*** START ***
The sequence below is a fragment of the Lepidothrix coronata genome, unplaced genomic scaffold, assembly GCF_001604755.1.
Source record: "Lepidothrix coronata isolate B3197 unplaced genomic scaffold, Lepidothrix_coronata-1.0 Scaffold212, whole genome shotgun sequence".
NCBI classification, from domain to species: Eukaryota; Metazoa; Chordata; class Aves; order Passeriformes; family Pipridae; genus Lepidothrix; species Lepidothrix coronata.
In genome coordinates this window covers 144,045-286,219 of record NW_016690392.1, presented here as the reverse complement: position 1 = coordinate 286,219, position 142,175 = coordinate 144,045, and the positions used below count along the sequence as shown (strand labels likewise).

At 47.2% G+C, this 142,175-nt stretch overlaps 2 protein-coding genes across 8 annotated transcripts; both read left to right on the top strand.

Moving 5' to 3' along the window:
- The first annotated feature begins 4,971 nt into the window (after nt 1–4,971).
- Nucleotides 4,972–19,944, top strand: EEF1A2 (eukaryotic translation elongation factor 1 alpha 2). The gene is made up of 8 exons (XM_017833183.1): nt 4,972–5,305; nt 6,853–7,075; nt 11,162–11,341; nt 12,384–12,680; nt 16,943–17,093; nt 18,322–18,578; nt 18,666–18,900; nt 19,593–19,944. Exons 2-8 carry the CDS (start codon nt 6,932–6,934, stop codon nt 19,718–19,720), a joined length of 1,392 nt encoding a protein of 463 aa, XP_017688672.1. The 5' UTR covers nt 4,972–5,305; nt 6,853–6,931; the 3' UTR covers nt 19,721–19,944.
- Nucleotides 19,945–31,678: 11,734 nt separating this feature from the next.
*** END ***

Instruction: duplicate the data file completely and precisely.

The sequence below is a fragment of the Lepidothrix coronata genome, unplaced genomic scaffold, assembly GCF_001604755.1.
Source record: "Lepidothrix coronata isolate B3197 unplaced genomic scaffold, Lepidothrix_coronata-1.0 Scaffold212, whole genome shotgun sequence".
NCBI classification, from domain to species: Eukaryota; Metazoa; Chordata; class Aves; order Passeriformes; family Pipridae; genus Lepidothrix; species Lepidothrix coronata.
In genome coordinates this window covers 144,045-286,219 of record NW_016690392.1, presented here as the reverse complement: position 1 = coordinate 286,219, position 142,175 = coordinate 144,045, and the positions used below count along the sequence as shown (strand labels likewise).

At 47.2% G+C, this 142,175-nt stretch overlaps 2 protein-coding genes across 8 annotated transcripts; both read left to right on the top strand.

Moving 5' to 3' along the window:
- The first annotated feature begins 4,971 nt into the window (after nt 1–4,971).
- Nucleotides 4,972–19,944, top strand: EEF1A2 (eukaryotic translation elongation factor 1 alpha 2). The gene is made up of 8 exons (XM_017833183.1): nt 4,972–5,305; nt 6,853–7,075; nt 11,162–11,341; nt 12,384–12,680; nt 16,943–17,093; nt 18,322–18,578; nt 18,666–18,900; nt 19,593–19,944. Exons 2-8 carry the CDS (start codon nt 6,932–6,934, stop codon nt 19,718–19,720), a joined length of 1,392 nt encoding a protein of 463 aa, XP_017688672.1. The 5' UTR covers nt 4,972–5,305; nt 6,853–6,931; the 3' UTR covers nt 19,721–19,944.
- Nucleotides 19,945–31,678: 11,734 nt separating this feature from the next.